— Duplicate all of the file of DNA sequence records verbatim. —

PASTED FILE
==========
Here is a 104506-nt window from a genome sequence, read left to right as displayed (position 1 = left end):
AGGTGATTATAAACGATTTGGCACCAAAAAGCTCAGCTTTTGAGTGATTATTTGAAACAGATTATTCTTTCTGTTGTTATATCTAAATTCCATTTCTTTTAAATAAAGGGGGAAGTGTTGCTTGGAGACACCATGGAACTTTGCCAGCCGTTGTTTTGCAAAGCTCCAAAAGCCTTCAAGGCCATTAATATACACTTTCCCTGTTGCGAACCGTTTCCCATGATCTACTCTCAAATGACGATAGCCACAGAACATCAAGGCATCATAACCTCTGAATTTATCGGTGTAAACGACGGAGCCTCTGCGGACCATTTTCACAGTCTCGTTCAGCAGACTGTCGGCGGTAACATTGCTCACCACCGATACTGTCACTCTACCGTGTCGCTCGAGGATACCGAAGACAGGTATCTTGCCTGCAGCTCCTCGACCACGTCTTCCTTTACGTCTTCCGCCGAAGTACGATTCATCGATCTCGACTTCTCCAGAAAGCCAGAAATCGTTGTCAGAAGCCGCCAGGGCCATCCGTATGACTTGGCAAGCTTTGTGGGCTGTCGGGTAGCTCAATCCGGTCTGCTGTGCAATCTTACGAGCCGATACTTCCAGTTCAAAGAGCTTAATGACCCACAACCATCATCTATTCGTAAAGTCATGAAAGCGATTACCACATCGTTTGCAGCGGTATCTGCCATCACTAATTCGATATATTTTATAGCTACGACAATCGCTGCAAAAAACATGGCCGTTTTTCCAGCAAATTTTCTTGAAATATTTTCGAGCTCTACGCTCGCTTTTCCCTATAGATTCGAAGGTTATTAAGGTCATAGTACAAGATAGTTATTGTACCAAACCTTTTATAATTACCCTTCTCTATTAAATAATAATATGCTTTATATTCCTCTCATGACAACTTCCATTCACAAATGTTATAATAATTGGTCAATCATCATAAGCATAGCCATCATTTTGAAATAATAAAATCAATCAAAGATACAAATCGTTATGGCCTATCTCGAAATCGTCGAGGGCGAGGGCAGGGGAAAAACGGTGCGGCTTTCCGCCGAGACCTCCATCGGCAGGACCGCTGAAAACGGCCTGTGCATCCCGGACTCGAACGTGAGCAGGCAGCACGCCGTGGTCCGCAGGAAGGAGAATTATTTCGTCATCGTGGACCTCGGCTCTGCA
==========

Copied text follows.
Here is a 104506-nt window from a genome sequence, read left to right as displayed (position 1 = left end):
AGGTGATTATAAACGATTTGGCACCAAAAAGCTCAGCTTTTGAGTGATTATTTGAAACAGATTATTCTTTCTGTTGTTATATCTAAATTCCATTTCTTTTAAATAAAGGGGGAAGTGTTGCTTGGAGACACCATGGAACTTTGCCAGCCGTTGTTTTGCAAAGCTCCAAAAGCCTTCAAGGCCATTAATATACACTTTCCCTGTTGCGAACCGTTTCCCATGATCTACTCTCAAATGACGATAGCCACAGAACATCAAGGCATCATAACCTCTGAATTTATCGGTGTAAACGACGGAGCCTCTGCGGACCATTTTCACAGTCTCGTTCAGCAGACTGTCGGCGGTAACATTGCTCACCACCGATACTGTCACTCTACCGTGTCGCTCGAGGATACCGAAGACAGGTATCTTGCCTGCAGCTCCTCGACCACGTCTTCCTTTACGTCTTCCGCCGAAGTACGATTCATCGATCTCGACTTCTCCAGAAAGCCAGAAATCGTTGTCAGAAGCCGCCAGGGCCATCCGTATGACTTGGCAAGCTTTGTGGGCTGTCGGGTAGCTCAATCCGGTCTGCTGTGCAATCTTACGAGCCGATACTTCCAGTTCAAAGAGCTTAATGACCCACAACCATCATCTATTCGTAAAGTCATGAAAGCGATTACCACATCGTTTGCAGCGGTATCTGCCATCACTAATTCGATATATTTTATAGCTACGACAATCGCTGCAAAAAACATGGCCGTTTTTCCAGCAAATTTTCTTGAAATATTTTCGAGCTCTACGCTCGCTTTTCCCTATAGATTCGAAGGTTATTAAGGTCATAGTACAAGATAGTTATTGTACCAAACCTTTTATAATTACCCTTCTCTATTAAATAATAATATGCTTTATATTCCTCTCATGACAACTTCCATTCACAAATGTTATAATAATTGGTCAATCATCATAAGCATAGCCATCATTTTGAAATAATAAAATCAATCAAAGATACAAATCGTTATGGCCTATCTCGAAATCGTCGAGGGCGAGGGCAGGGGAAAAACGGTGCGGCTTTCCGCCGAGACCTCCATCGGCAGGACCGCTGAAAACGGCCTGTGCATCCCGGACTCGAACGTGAGCAGGCAGCACGCCGTGGTCCGCAGGAAGGAGAATTATTTCGTCATCGTGGACCTCGGCTCTGCA